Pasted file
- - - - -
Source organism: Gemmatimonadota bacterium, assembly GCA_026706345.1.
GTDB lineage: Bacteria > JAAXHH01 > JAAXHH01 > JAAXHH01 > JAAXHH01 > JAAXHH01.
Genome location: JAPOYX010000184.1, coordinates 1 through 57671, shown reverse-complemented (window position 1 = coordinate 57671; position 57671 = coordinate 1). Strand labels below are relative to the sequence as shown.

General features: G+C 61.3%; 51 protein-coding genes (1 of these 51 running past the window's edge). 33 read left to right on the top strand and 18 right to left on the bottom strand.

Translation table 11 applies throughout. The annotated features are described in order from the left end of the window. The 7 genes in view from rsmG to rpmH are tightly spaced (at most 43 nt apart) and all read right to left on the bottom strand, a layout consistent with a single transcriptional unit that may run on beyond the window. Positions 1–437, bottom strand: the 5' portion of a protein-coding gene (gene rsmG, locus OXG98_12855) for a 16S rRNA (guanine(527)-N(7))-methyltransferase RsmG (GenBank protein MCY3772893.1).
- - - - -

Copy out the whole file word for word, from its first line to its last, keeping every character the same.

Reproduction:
Source organism: Gemmatimonadota bacterium, assembly GCA_026706345.1.
GTDB lineage: Bacteria > JAAXHH01 > JAAXHH01 > JAAXHH01 > JAAXHH01 > JAAXHH01.
Genome location: JAPOYX010000184.1, coordinates 1 through 57671, shown reverse-complemented (window position 1 = coordinate 57671; position 57671 = coordinate 1). Strand labels below are relative to the sequence as shown.

General features: G+C 61.3%; 51 protein-coding genes (1 of these 51 running past the window's edge). 33 read left to right on the top strand and 18 right to left on the bottom strand.

Translation table 11 applies throughout. The annotated features are described in order from the left end of the window. The 7 genes in view from rsmG to rpmH are tightly spaced (at most 43 nt apart) and all read right to left on the bottom strand, a layout consistent with a single transcriptional unit that may run on beyond the window. Positions 1–437, bottom strand: the 5' portion of a protein-coding gene (gene rsmG, locus OXG98_12855) for a 16S rRNA (guanine(527)-N(7))-methyltransferase RsmG (GenBank protein MCY3772893.1).